Andrew Usher: I'm not sure whether you merely mean that the phrase "lack of unpreparedness" can't be correct in those contexts where "lack of preparedness" is the obviously intended sense, or whether you mean that it can't be correct in any context whatsoever. If the latter, I'd beg to differ: I can imagine it being used in a pseudo-paradoxical sense (e.g., "The scientist's hidebound convictions–his lack of unpreparedness, as it were–rendered him incapable of seeing the revolutionary implications of his extraordinary experimental results"), or in an ironic sense (e.g., "Not only did the young farm boy not suffer from the unpreparedness his fellow math students believed him to suffer from, his lack of unpreparedness was in fact so great as to propel him to the top spot in their differential topology class").

    I'd also say that, to the extent there's a mixing of two locutions going on in the various quoted published examples, it's almost certainly between the phrase "lack of preparedness [not 'preparation']" and the word "unpreparedness", neither of which is appreciably more or less awkward than the other. And while people sometimes do confuse a word with its exact opposite, I think that the frequency with which the phrase "lack of unpreparedness" crops up in what appear to otherwise be reasonably carefully done writings suggests that some other process, something requiring a deeper explanation, may be going on.

  8. M. Paul Shore said,

    April 3, 2020 @ 2:06 am

    I wonder–and I admit I'm getting increasingly speculative here–whether these illogical instances of "lack of unpreparedness" could stem in part from a vague subconscious confusion between the normal meaning of "of" in "lack of" on the one hand, and on the other hand the meaning of "of" that identifies the noun following it as a specific instance of the noun preceding it. With the latter meaning, we have phrases like "the city of Springfield" (= "the specific city that is Springfield"), "the sense of smell" (= "the specific sense that is smell"), and "the property of solubility" (= "the specific property that is solubility"). I wonder whether, with that latter meaning rattling around in their heads, some writers and speakers might on occasion be lulled into uttering the phrase "lack of unpreparedness" because it conveys a vague impression of possibly meaning "the specific lack that is unpreparedness".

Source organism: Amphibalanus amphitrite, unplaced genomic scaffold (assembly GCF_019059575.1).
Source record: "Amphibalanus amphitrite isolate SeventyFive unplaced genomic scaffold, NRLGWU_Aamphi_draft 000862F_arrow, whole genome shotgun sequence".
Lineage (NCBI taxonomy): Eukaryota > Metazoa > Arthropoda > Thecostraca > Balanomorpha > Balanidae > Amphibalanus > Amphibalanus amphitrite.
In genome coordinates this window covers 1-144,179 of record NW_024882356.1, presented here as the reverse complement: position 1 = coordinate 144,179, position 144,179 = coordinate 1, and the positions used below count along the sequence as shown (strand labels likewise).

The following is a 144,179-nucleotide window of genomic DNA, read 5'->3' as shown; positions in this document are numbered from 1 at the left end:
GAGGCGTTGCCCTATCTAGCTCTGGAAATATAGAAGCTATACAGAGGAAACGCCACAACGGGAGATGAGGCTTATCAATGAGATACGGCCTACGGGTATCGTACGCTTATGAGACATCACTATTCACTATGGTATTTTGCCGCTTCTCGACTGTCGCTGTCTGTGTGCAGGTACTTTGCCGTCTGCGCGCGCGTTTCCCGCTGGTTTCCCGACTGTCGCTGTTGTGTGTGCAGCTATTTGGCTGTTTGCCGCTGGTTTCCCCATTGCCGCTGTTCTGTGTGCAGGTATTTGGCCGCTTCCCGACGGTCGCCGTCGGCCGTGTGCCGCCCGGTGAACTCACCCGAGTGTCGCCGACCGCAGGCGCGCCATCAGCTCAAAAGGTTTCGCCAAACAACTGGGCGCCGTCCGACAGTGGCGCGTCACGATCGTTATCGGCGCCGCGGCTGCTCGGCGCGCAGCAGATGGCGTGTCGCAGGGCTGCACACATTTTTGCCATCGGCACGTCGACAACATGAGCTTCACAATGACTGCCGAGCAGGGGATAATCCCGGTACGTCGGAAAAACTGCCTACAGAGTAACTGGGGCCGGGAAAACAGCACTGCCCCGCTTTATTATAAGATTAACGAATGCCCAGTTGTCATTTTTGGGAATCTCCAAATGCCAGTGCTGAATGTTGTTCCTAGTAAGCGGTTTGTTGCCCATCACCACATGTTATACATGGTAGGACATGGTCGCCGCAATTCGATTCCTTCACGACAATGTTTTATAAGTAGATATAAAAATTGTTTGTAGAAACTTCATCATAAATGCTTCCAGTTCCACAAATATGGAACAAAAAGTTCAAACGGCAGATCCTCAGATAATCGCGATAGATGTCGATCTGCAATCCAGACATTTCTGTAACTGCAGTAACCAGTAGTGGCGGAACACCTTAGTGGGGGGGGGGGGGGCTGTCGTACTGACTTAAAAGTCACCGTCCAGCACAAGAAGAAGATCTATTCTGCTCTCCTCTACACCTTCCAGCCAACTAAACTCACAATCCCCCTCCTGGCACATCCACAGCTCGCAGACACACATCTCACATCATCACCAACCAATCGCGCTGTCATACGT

9. Graeme said,

    April 3, 2020 @ 4:20 am

    Excess of unpreparedness.

  10. Andrew Usher said,

    April 3, 2020 @ 6:39 am

    Michael Watts:
    I am again surprised. I do not find it idiomatic at all; I don't think I would ever use (un)preparedness, and if I had to read them I surely would not have pronounced the '-ed'. They sound like jargon to me (business, military, or other management) as against the ordinary word 'preparation'. Is there some belief that 'preparation' can or should not be used to mean 'preparedness'? – that would certainly be groundless.

    And naturally its opposite is 'lack of preparation', which for the same reason I would expect over 'lack of preparedness' although in this case (blending) it doesn't really matter. Of course, even more common is simply '(not) being prepared', which I don't consider excluded from formal English.

    'Disaster preparedness' = jargon
    'Disaster preparation' = potentially ambiguous but usable in context
    'Being prepared for (a) disaster' = normal English

  11. Philip Taylor said,

    April 3, 2020 @ 6:51 am

    Andrew — for me, "preparedness" is a state; "preparation" is an action.

  12. George said,

    April 3, 2020 @ 7:11 am

    I'm with Philip Taylor. 'Preparation' is about getting everything in place. 'Preparedness' is about having everything in place.

  13. Jerry Friedman said,

    April 3, 2020 @ 1:03 pm